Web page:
1. Whole Foods (upscale natural food store) has baggers that are over 65. I've seen a few in their deli areas, too.
2. Stop & Shop and Shaw's (grocery store chains) have cashiers, baggers & even cart collectors who are older.
3. I've seen older workers at Home Depot, Starbucks (but they're rather fast paced here, so not low-stress) & JoAnn's Fabrics.
4. I know several retired women who work at Boston Sports Club at the front desk for $7/hr & a free club membership. Most workers, in general are students & almost all employees work 12-24 hrs/wk. They implement 6-hr shifts, probably so as not to have to deal with lunches/breaks. Only management are FT workers, more than likely so as not to pay out benefits.

I don't go to fast food restaurants, so am unsure about them. I do occasionally visit mid-range restaurants & the under-35 seem to have the market cornered, unless they're family owned/staffed.

To address your last question, since Boston has always attracted many immigrants, you find people of all backgrounds in all jobs, so it's hard to say if any jobs are relegated to one population over another. I've worked with people not born in the US in everything from IT to hairdressing. I do notice that whatever nationality seems to populate a particular neighborhood, for the most part, reflects the workers in that area's stores. The 2 Whole Foods I shop in, have few American-born employees, but I'm unsure of the other 1/2-dozen stores. Those 2 stores are in areas with high foreign populations. Perhaps it's that they pay lower wages so folks who are brand new to our shores apply for these jobs.

Unless you're in Chinatown or the N. End (Italian section), where many families own eateries, in particular, it's rare to find strictly foreign employees. There are Irish employees sprinkled thoughout the city, as well, mainly bar/restaurant/coffee shop jobs until they find better paying jobs to utilize their degrees.

As far as your 1 friend is concerned, that's his story & not necessarily yours. As others have said, it depends on how well you blend with others, etc. If a former high powered manager wants to work at Dunkin' Donuts, but wants to push his weight around as he did in his office, then he won't come across as a team player. He'd also be scarey to a manager who's working his way up & feels he might be stepped on or passed over once the regional mngrs take a gander at the great new guy at he take-out window who could run the joint better. Going in like gangbusters is good if you'll be running the show. Perhaps your friend did this, perhaps not. But, if I were checking out PT work after a long, successful career in which I'd be considered over-qualified, I'd focus on appearing cordial, reliable & flexible. Just my 2-cents.

I lived in Asheville, NC in 2000-1, population 17K & it sounds like it may be a place you might like. If I weren't single & didn't need a FT job, I would have been more likely to stay. There's still a change of seasons, it's very safe, there are many PT jobs (mainly lower-waged, retail & fast-food/mid-range restaurants), it has 3 mountain ranges with hiking trails, all within driving distance & there are many outdoor things to do. It's small town, so it's walkable downtown where there are sidewalks, there is a movie-plex which is a 10-min drive & a small arthouse cinema in town. I have no idea what housing prices are, so you'd need to check it out. It's a huge retirement area for folks all over the US, so you'll have many opportunities to make friends with flexible schedules. Surrounding towns are lovely, too, but you'd probably need to be commutable to Asheville to find work, even PT.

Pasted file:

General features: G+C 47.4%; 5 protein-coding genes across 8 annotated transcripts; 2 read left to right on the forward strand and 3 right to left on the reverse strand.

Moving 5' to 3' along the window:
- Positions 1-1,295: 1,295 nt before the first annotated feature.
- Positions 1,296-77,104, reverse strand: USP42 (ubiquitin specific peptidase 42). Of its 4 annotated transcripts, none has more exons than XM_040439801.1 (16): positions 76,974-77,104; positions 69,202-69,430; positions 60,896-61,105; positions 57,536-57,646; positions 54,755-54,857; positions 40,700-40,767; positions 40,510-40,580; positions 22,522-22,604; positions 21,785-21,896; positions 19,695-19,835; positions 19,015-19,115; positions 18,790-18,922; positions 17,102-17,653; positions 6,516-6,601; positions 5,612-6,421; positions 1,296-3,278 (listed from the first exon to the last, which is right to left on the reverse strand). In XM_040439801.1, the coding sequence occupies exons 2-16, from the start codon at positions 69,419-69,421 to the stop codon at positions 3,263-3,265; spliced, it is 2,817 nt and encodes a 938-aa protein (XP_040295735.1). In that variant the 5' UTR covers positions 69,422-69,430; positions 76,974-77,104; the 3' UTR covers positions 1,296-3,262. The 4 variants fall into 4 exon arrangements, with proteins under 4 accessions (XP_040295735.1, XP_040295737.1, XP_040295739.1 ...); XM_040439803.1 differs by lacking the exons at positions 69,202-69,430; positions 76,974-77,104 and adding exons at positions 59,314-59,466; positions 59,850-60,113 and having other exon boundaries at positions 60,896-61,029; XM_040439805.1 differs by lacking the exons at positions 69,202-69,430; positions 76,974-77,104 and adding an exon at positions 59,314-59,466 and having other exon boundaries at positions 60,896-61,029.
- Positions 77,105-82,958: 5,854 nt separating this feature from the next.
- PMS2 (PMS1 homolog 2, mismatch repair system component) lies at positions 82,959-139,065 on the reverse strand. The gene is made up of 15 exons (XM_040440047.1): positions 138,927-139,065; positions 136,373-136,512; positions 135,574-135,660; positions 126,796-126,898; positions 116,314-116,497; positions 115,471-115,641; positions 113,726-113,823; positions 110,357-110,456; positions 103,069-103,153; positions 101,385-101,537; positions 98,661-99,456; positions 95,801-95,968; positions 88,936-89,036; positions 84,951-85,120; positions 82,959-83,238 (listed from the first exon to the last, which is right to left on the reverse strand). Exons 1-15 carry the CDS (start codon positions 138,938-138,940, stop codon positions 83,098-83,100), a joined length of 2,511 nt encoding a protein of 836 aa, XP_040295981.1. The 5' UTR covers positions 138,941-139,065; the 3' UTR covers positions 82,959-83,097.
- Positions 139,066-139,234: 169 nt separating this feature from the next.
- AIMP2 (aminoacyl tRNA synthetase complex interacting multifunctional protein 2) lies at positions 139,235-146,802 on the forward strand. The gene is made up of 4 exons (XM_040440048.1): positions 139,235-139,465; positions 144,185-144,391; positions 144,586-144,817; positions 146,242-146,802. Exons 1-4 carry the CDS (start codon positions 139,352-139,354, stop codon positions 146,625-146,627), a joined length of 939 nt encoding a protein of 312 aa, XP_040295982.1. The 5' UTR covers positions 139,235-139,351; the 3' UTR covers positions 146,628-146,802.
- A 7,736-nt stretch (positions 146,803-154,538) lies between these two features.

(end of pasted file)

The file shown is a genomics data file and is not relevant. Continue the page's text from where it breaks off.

Also, ever consider northeastern PA? Beautiful surroundings, 1,400 ft above sea level, similar in everything to Asheville, population for the Wilkes-Barre area is 54K. Job prospects would be about the same. Most retirees (& there are plenty of them) are local or from NY/NJ. People are friendly, as well. Check out the PA forum for ScrantonWilkesBarre's photos. He has 1/2-dozen posts loaded with various towns' pics, if you do a search. You may also want to ask Cosmic about OH. He moved there from the Boston area & hasn't regretted it. Cheap housing, like NEPA, lower cost of living, etc. Sounds like he's having a blast over there.

Good luck in your research. Hope this helps... VV

Last edited by Baltic_Celt; 04-30-2007 at 10:41 PM.. Reason: Additional info, typos
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Old 06-11-2007, 01:28 PM
Location: Indianapolis Indiana
1,115 posts, read 3,237,628 times
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Many of my retired friends get jobs as drivers. Airport shuttle buses, shuttle buses at car dealers, parts stores to name a few.
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Old 06-11-2007, 04:19 PM
Location: Atlanta
738 posts, read 643,703 times
Reputation: 279
Are these people working because they are bored - or because they need the money?

If they need the money, there are a heck of a lot better ways to make money than hanging around a grocery store or doing temp work!

If they want social interaction, why don't they volunteer?